CELEBRATE MAINE’S 200TH BIRTHDAY WITH LIVING HISTORY ON BOARD A MAINE WINDJAMMER
Once part of Massachusetts, Maine became independent—very independent—in March of 1820, 200 years ago. To mark two centuries of statehood, visitors will be able to take part in festivals, parades and community celebrations throughout the state from March to October 2020. Whether its taking part in the Great Schooner Race along with tall ships from the Maine Windjammer Association fleet and surrounding communities, or simply spending time soaking in history preserved and Maine coast scenery, 2020 is the year to celebrate Maine’s maritime legacy on board a Maine windjammer.
Calling all hopeless romantics misplaced in this century and those who just love to spend time at sea, now’s your chance to experience the salty life of the 1800s. Eight 19th-century-style tall ships in mid-coast Maine are ready to whisk you back to a simpler time before televisions, refrigerators, phones and faxes. You’ll sail aboard majestic two-and three-masted coasting ships that once freighted granite, timber and hay or aboard fishing schooners that supplied mainstream America with cod, swordfish and oysters. All cooking is done over a wood-fire in the galley and hearty meals resurrect recipes from age-old windjammer captains’ collections.
The Maine Windjammer Association is the largest fleet of working windjammers in America. Collectively, the fleet offers two of the oldest documented windjammers in America and four National Historic Landmarks. Built anywhere from 1871 to 1983, the Maine Windjammer Association fleet collectively represents eight captains joined by family members to present the most impressive collective of maritime history knowledge along with a fleet of preserved tall ships in America.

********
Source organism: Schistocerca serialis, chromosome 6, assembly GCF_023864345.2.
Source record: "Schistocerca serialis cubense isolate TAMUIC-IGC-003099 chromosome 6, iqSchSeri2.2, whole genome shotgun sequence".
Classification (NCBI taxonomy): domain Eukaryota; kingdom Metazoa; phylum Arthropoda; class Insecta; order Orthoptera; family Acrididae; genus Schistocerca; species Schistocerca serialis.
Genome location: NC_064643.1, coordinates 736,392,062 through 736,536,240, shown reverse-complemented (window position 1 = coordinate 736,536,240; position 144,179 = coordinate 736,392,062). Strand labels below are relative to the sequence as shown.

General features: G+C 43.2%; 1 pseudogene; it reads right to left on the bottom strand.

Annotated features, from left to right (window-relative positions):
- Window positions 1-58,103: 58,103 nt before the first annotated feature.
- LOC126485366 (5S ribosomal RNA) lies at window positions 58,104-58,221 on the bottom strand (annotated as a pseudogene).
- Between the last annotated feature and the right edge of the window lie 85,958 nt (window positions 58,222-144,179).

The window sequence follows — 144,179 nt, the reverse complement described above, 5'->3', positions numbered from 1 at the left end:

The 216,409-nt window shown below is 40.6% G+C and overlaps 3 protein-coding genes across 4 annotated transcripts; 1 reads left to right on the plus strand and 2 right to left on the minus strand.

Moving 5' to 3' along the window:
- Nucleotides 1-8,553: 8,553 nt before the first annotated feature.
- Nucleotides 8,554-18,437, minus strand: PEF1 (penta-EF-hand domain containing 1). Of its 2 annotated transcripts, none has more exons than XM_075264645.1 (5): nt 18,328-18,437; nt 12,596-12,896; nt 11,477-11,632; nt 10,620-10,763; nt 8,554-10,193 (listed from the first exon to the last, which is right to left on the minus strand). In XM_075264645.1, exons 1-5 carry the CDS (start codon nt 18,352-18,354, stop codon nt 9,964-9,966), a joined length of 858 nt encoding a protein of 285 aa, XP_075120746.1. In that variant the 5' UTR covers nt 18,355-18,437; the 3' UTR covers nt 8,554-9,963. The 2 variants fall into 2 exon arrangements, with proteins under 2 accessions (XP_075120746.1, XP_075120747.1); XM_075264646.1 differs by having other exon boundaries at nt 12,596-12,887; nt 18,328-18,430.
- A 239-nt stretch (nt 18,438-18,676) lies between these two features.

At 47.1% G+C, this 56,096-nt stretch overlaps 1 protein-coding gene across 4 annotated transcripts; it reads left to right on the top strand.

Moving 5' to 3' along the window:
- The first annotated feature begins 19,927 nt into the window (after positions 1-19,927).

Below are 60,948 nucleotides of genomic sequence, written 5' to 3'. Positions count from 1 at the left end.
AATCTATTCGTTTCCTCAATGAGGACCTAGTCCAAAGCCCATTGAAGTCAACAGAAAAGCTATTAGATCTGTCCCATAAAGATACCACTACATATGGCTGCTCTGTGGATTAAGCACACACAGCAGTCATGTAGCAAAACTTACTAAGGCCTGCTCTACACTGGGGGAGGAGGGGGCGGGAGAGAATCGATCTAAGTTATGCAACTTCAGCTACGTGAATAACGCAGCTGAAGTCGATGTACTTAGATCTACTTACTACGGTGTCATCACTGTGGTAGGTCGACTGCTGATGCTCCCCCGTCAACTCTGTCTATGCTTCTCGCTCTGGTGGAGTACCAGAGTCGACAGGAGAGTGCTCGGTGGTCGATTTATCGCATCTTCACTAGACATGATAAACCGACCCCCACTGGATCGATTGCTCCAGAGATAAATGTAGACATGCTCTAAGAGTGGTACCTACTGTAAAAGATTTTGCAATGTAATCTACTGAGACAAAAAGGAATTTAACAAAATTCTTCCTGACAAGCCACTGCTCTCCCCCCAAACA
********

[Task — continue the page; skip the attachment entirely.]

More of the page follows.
Attend one of the Maine Windjammer Association’s fleet-wide events and you’ll get a sense of the legacy this association represents. The 44th Annual Great Schooner Race will culminate the City of Rockland’s Maine Bicentennial celebration when the Maine Windjammer Association will be joined by additional historic vessels from throughout the region, along with members of Tall Ships America. Imagine standing on the Rockland Breakwater with its impressive lighthouse at the end and watching dozens of windjammers enter Rockland harbor under full sail and full steam ahead. Spectators will be treated to a cacophony of sailing expertise and maritime history and those on board can take part in the competition too. The history of racing these magnificent wooden coasting schooners started over a century ago with sailors trying to beat their competitors to market. The first boat back to port always got the best price for their cargo—perhaps fish, lumber, granite or even Christmas trees. The “Race” was always unspoken, but ever present. Relive that history this year during the Great Schooner Race, July 3, 2020. After the race, the fun is expected to go on with an awards ceremony followed by a concert and street party. All planning is still underway, but it promises to be a celebration of windjammers and maritime history to remember.
A full calendar of fleet-wide events is found at SailMaineCoast.com. No where will one find the collection of historic schooners and windjammers, experienced captains and maritime history preserved than at these events. Raft up and walk from boat to boat, toast, dance and sing along with fellow sailors, or jump in with crew to help raise and lower sails. No matter when you sail, you’ll have a first-hand experience with Maine’s maritime history.